Zack Greinke returned to Kansas City last night. After the game he spoke at length about his time in Kansas City, the state of the Royals and other such matters. The best exchange came after the reporter noticed that Greinke got a haircut that day:
Q: Any special meaning with the haircut today or was it just time?
A: Nah, [it was my] haircut guy from back in the day. He used to have a cool charm of some clippers, but they’re gone now. He does a good job. He told me to give him a shout-out today, too.
Q: What’s his name?
A: I wish I knew.
I love Greinke. I really do.
Less frivolously, the interview is an interesting one in that Greinke says that he was “pretty rude” in leaving the Royals, but felt he had to because if he was being a nice guy they never would have traded him. He offers a bunch of other pretty unvarnished honesty too. About the state of the Royals and some other things.
I guess what I like most about him is that he seems totally incapable of offering standard ballplayer cliches. He seems to think about the question given him and answers it in a direct way. It’s a crime how little that happens when ballplayers, politicians and anyone else in the public spotlight is concerned.
Corey Dickerson of the Tampa Bay Rays wasn’t a super huge guy or anything, but he’s going to be smaller this year: he told reporters today that he’s lost 25 pounds. He attributes it to a new diet and a workout regimen and says it’ll help him with his running, swing and throwing.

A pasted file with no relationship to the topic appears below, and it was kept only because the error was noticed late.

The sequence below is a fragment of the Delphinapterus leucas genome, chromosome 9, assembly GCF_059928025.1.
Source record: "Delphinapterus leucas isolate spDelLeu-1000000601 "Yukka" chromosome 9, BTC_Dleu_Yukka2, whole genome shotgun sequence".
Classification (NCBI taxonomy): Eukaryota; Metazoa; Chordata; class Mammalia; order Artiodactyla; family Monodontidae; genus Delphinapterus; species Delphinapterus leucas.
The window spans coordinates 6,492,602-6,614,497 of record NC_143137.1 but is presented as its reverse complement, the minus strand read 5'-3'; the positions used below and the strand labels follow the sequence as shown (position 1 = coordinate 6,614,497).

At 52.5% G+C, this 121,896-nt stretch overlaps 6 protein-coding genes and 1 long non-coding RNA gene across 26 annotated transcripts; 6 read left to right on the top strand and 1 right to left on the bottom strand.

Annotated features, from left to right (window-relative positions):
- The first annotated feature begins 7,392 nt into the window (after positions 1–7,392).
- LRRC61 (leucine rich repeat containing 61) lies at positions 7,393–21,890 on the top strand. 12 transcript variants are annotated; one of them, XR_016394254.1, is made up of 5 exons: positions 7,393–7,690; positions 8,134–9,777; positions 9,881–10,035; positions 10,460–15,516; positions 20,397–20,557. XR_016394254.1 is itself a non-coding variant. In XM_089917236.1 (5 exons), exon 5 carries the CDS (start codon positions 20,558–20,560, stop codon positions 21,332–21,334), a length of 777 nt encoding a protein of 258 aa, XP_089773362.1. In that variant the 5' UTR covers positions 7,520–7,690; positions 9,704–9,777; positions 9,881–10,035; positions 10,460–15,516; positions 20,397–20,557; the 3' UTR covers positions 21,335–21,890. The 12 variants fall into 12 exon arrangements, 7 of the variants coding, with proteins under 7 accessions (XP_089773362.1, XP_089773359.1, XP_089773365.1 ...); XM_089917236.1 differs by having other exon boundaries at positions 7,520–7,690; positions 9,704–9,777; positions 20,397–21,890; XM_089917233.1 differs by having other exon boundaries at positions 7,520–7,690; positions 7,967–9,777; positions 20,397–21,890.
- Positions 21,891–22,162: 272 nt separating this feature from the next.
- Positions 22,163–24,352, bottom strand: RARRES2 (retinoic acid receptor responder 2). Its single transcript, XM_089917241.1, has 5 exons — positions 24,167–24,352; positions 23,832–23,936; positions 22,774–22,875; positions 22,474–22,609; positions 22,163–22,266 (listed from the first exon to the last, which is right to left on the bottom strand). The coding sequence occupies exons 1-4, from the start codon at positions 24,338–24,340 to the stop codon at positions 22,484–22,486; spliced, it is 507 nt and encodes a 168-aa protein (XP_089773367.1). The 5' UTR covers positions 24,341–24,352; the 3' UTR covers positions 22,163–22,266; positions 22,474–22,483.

Dickerson had a down year in 2016, so if losing 25 pounds is something he thinks will work for him he’s got nothing to lose. Of course the best way for him to improve his numbers is to convince the Rays to trade him back to Colorado, but that’s not likely.
As I note every spring, “Best Shape of His Life” stories aren’t really about players being in The Best Shape of Their Lives. They’re about players and agents seeking to create positive stories.
We know this because the vast majority of Best Shape of His Life claims are about guys who were either injured the season before, guys who had subpar years the season before or players whose conditioning was a point of controversy the season before. These folks, or their agents + reporters who have little if nothing to write about in the offseason = BSOHL.
James McCann hurt his ankle last season and had a subpar year at the plate. So not only is he a perfect BSOHL candidate, he went old school with the claim and hit it right on the money, verbatim:
Spring training is less than a month away, folks!